Motherhood: the big lie

Being a mother is a difficult, scary, exhausting job and lots of women don't even enjoy it. But you're not allowed to say so. Hester Lacey talks to mothers who are breaking the taboo
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Indy Lifestyle Online
"If motherhood were advertised in a job column, it would read 'Hours - constant. All food and entertainment supplied by you. No sick pay. No pension. Must be good at athletics, home repairs, making mince interesting, and finding the other glove.' Would you take this job? I don't think so." The novelist Kathy Lette, whose children Julius and Georgia are six and four, launched this blistering broadside on Radio 4's Soapbox last week. "The myth that motherhood is the ultimate fulfilment for a female is the last great sacred cow, and it's time to whack it on the barbecue," she says. "There's a great conspiracy of silence between women not to tell each other how hideous motherhood is."

Lette, who says she is at the stage of "putting the kids in the cupboard under the sink with the poisonous substances within reach", wrote her new novel Mad Cows (Picador pounds 5.99) as "an antidote to all the Stepford Mums. When I wrote it, no-one would back me up; all my friends pretended motherhood was fab. But it's now at number six in the bestseller list, so women must be relating to it. I can't stress how much you love your progeny. But no one really tells you about the downside: sleep deprivation, constipation, haemorrhoids, cracked nipples, vomit, pooh - and boredom. I get so bored doing creative things with Play-doh that I can see my plants photosynthesising. And we're not helped by the Kiddie Commissars, Penelope Leach and Miriam Stoppard and co, who perpetuate the myth of the Perfect Mother. She doesn't exist."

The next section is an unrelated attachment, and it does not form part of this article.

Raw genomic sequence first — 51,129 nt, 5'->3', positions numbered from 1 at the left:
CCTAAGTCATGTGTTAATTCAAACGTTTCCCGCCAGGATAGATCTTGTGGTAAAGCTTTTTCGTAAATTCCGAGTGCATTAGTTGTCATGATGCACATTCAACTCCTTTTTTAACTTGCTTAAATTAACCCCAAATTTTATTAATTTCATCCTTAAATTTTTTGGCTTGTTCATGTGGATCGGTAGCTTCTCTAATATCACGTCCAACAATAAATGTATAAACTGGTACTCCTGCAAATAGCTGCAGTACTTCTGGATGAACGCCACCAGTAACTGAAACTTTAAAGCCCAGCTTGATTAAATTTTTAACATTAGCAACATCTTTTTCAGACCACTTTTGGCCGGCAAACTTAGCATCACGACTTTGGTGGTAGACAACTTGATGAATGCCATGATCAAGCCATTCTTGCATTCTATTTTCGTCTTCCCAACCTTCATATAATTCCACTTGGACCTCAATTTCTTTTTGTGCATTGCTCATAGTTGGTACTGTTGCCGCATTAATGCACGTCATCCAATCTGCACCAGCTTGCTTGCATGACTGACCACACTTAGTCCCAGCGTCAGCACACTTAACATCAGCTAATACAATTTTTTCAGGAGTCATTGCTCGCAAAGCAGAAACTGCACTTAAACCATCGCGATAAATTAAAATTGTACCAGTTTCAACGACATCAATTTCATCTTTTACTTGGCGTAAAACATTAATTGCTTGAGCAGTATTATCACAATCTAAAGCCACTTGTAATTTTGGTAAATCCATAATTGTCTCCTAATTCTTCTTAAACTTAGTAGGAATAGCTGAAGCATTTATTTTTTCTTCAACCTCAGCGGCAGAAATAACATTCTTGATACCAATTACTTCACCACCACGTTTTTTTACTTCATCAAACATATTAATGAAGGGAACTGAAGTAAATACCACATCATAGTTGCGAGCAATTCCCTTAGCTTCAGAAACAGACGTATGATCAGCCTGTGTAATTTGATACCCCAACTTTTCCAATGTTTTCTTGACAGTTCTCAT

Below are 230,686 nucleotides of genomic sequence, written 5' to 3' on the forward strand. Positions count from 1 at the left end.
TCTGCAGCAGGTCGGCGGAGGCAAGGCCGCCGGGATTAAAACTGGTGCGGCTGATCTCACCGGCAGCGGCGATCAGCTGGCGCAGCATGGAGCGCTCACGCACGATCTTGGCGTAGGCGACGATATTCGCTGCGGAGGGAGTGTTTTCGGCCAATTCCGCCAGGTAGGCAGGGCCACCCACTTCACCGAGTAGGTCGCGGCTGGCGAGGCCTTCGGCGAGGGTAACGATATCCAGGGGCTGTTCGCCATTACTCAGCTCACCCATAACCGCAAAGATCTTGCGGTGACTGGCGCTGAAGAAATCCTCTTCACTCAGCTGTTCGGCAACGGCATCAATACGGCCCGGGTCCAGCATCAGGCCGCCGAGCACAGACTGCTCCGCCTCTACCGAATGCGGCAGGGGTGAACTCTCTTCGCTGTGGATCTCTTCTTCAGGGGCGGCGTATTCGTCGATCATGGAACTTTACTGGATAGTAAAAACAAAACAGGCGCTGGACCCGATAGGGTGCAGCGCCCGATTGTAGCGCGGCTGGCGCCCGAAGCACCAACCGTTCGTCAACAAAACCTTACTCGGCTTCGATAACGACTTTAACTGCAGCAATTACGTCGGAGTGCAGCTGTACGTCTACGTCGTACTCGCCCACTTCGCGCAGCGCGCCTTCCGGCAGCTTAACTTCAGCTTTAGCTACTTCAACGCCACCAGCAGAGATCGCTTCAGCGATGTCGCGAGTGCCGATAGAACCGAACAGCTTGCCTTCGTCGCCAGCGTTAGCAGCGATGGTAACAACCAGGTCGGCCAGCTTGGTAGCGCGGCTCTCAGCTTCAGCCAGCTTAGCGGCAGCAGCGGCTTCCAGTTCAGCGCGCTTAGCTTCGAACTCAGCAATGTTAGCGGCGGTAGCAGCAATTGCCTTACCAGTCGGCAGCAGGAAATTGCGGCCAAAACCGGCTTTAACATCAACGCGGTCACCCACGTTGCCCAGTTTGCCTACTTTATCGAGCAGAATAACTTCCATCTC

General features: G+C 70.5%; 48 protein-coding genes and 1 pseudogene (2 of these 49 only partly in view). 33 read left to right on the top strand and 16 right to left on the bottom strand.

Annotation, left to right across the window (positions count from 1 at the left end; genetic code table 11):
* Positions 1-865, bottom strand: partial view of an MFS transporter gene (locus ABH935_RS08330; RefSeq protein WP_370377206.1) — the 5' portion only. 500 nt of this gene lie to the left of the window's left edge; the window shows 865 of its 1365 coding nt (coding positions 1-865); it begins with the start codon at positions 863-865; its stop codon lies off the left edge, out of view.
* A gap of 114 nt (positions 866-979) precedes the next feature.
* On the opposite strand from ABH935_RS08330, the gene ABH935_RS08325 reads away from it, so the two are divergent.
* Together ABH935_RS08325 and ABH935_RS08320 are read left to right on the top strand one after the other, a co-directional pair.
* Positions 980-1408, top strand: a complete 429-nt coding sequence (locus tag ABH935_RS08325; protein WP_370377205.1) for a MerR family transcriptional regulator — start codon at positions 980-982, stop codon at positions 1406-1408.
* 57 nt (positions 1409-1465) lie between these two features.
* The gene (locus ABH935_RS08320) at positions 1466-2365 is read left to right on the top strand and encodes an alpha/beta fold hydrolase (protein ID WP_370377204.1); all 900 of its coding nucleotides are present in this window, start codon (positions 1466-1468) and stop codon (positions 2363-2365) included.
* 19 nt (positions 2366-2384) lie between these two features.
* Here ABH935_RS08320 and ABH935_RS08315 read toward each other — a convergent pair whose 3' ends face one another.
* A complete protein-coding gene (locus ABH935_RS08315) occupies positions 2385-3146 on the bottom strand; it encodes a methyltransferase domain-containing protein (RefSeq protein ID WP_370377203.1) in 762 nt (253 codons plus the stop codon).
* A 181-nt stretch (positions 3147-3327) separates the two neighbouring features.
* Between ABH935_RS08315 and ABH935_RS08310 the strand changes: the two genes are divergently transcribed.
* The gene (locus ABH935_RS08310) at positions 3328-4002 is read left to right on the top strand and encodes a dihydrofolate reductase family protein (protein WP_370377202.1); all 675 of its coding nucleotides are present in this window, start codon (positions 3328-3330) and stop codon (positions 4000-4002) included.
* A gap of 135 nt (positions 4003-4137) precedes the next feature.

The bulk of childcare still falls to mothers rather than fathers. Not wanting children is still seen as distinctly odd, and 80 per cent of women in this country are or will become mothers. But while childbirth these days is much discussed, what happens after can come as a shock, as Sally- Anne Collins, 31, discovered.

Sally-Anne, architectural technician and mother of Jak, now 21 months, had a difficult birth. "I was bruised, tired, aching and very emotional. Breast-feeding hurt; I was whimpering in agony, my nipples hurt, my stomach hurt. I kept telling myself that all these wonderful feelings of motherhood would start up; well, it took about a year. I'm normally confident and bubbly, but with this I felt I'd done it all wrong - I felt terrible." Being stuck at home was traumatic. "On the social side, you don't feel you have anything to offer any more. Lots of my friends had no children and I didn't want to end up at coffee mornings talking about nappies."

Jak is now a well-balanced, happy toddler. "I absolutely adore him," says Sally-Anne. "I never, ever wished I hadn't had him. But when he was little, I used to wish, just for 10 seconds at a time, that something would happen so I didn't have to look after him any more. I just wanted it all to stop for a bit."

She believes it is impossible to imagine what motherhood is like before you do it. "It's hard not to be starry-eyed when you're pregnant. If, before you got pregnant, you could put yourself a year on after your baby was born, you probably wouldn't do it. I don't think people ever realise what it's going to be like. I have always been very open about my experiences, because I've found it very helpful to talk about it, but most women are very coy. I recently bumped into a friend who's had a baby, and I said, 'How are you?' and she said 'Oh, fine, fine,' and I thought 'Hmm' because that's just what I used to say."

There's no apprenticeship for motherhood, which can be disconcerting for both parents. "When Emma was born - and she will be my only child - I'd read dozens of books, but I still expected some kind of instinct to kick in," recalls Ruth Parker, 37, who worked in management until her daughter, now five, was born. "We were completely helpless. My husband would say something like 'The baby's crying' and I would have been trying to ignore it, just feeling too tired to try to do anything about it. We ended up screaming at each